Shinjuku Chuo Park

Shinjuku Chuo Park. Plenty of trees. Zero grass.

Over the last week and a half, I’ve noticed Eleanor has been constantly chewing on her fingers (not even biting her nails; literally chewing on her fingers) or licking/biting things (stroller, windows, hand rails, etc.). To (hopefully) nip this in the bud before it becomes a bad habit, I told her she needed to keep her tongue in her mouth and her fingers out of it. Her response? “What if my teeth stick out? Where do they go?” Um… your teeth are nowhere close to sticking out of your mouth, so let’s keep them in. Now, anytime I catch her, I say, “Tongue in!” and she sheepishly replies, “Fingers out”.

MariCar 2The first highlight of my week occurred on Wednesday. I booked a tour/experience with a company called MariCar. For a measly $70, I was able to dress up in a Mario Cart character (Yoshi!!!!) and drive around Tokyo in a go-cart for three hours. Real-life Mario Cart, Tokyo style! Their first rule… No throwing banana peels or leaving oil spills! 🙂   While we weren’t able to go on the highways due to the engine size, we did drive on the regular streets between cars and trucks. I was able to get my go-cart up to 62km/h before the governor kicked in! People came up to wave and take pictures with us at practically every stop light. I feel like a celebrity…and I’m going to soak every ounce of it up! Unique experience number one… check!

MariCar 7My second highlight of the week occurred Friday night. My plan was to grab some drinks in tiny area of town called Golden Gai. There are 288 bars crammed into the space of a soccer field. Each bar can only sit 4-8 people and each floor of the stall is a different bar. When one person wants to leave, it takes coordination on everyone’s part to get them out the door. I had read that Albatross was a good starting point as it welcomed foreigners. Some bars only allow locals and you’ll know right away if you walk into one – the bartender will shake their head and point to the street.

Albatross - Piss Alley

Piss Alley’s Albatross

I found Albatross and after chatting with the entire bar (four other foreigners and two bartenders) over a few drinks, I realized I was in Piss Alley, not Golden Gai. Apparently Albatross has two locations and all of us thought we had made it to Golden Gai. Upon this realization, we all decided to make the 500 meter walk to Golden Gai. We rallied another random foreigner on the walk and the six of us had quite the night together. One of the guys enlisted me as his wingwoman. He had his eyes on a girl and I attempted to start a conversation with her. Turned out, she’s local and doesn’t know a lick of English. The only two words I have learned in Japanese are hello and thank you. Well this isn’t going to work out. I got my phone out and started using Google Translate. I typed in English, the app would show the words back in Japanese, and I handed her my phone. She would do the same in Japanese and hand my her phone. Fast forward an hour later, we’re instant friends even though we can’t communicate in a common language. Technology is a fascinating thing!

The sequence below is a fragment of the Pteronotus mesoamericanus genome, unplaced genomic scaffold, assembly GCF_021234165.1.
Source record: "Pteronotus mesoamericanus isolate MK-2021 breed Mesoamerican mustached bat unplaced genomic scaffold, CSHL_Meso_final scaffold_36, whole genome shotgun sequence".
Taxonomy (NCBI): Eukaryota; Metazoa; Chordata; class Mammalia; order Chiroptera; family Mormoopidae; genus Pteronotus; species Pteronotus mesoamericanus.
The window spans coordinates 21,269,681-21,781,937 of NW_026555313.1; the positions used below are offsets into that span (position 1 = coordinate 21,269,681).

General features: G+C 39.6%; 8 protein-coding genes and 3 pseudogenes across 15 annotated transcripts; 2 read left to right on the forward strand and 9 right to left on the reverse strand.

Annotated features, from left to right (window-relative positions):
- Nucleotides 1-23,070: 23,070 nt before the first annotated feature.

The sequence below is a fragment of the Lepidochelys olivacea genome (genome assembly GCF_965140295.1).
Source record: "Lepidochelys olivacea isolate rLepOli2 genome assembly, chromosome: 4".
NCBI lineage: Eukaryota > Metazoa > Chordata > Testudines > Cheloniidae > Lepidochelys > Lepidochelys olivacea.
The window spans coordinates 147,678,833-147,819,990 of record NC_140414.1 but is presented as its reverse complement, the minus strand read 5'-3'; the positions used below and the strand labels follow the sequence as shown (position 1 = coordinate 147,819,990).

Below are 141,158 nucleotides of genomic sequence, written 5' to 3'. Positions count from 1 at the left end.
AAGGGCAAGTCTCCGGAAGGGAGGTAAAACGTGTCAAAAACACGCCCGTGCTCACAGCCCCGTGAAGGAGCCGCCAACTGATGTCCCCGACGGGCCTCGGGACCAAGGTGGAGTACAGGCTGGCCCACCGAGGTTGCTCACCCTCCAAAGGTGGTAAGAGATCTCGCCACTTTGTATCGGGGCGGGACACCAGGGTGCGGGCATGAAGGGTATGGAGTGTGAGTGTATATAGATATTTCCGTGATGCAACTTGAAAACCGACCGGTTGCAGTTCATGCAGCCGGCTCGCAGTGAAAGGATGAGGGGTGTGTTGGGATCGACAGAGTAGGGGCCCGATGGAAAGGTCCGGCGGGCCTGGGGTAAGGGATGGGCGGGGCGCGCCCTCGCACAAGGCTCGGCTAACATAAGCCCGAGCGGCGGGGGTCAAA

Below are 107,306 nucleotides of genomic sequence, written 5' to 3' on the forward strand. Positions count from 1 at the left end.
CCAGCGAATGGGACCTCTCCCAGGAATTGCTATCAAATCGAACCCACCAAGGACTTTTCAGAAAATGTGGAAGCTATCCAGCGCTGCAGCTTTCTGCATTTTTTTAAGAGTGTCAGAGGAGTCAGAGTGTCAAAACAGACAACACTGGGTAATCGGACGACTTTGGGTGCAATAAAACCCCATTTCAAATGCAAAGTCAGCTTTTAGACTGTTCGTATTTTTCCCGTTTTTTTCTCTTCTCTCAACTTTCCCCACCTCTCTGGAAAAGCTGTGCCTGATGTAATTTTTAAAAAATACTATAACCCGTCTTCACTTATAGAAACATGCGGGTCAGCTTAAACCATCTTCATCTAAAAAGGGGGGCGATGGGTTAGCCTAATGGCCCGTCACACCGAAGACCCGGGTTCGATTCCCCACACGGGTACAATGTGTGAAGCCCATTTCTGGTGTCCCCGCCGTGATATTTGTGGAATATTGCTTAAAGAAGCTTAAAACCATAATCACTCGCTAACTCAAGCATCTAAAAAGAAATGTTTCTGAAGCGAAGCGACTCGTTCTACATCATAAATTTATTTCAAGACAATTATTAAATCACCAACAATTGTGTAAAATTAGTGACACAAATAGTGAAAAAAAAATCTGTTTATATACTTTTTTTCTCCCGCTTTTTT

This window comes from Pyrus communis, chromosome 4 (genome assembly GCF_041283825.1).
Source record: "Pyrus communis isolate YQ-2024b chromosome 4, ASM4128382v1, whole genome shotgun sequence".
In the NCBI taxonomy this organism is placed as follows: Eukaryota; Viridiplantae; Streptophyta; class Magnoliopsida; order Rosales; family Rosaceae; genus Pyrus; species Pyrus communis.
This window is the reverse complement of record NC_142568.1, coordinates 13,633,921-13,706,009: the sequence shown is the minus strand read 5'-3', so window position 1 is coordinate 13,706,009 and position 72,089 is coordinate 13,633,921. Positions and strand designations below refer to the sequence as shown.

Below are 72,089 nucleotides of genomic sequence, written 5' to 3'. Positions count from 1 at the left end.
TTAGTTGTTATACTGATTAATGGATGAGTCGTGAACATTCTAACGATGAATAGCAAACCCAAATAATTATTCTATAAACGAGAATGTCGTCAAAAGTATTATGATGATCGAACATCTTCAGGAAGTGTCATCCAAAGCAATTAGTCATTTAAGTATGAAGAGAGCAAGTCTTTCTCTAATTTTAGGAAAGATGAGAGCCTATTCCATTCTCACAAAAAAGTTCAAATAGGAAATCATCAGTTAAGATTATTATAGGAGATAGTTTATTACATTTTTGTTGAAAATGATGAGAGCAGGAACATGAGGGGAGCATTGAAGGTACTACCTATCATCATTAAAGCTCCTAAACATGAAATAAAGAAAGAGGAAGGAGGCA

Saturday was spent battling a hangover (the drinks here are very strong, even the beers) and exploring the Asakusa area with the French guy we randomly picked up on the walk from Piss Alley to Golden Gai. We checked out an onsen which is a public bathhouse, complete with nude hot springs. That was an… interesting experience. Males and females are only separated by a wall so while you can’t see the opposite sex, you’re still able to chat with them. The hot springs felt great and were definitely hot. There was one cold pool. I got in it as far as my ankles before deciding it wasn’t for me. The showers were no more than three feet off the ground and you had to sit on a stool in order to be below the nozzle. This part really grossed me out as the stools were reused without any sanitization… after customers sat on them in the buff. Yuck. Yuck. No thank you.

Asakusa 8During our exploration of Asakusa, we stumbled into a shop that allowed you to play with parakeets and look at owls for $8/half hour. We also checked out a game station. Game stations are huge here (both literally and figuratively). The best way to describe a game station is equivalent to sitting in a casino at the slot machines while being at a rock concert. The noise is so loud, it’s deafening. Locals will sit in these multi-level game stations for hours on end, playing video games (think Pac-man as opposed to PlayStation). As I’ve mentioned before, Tokyo is full of unique experiences!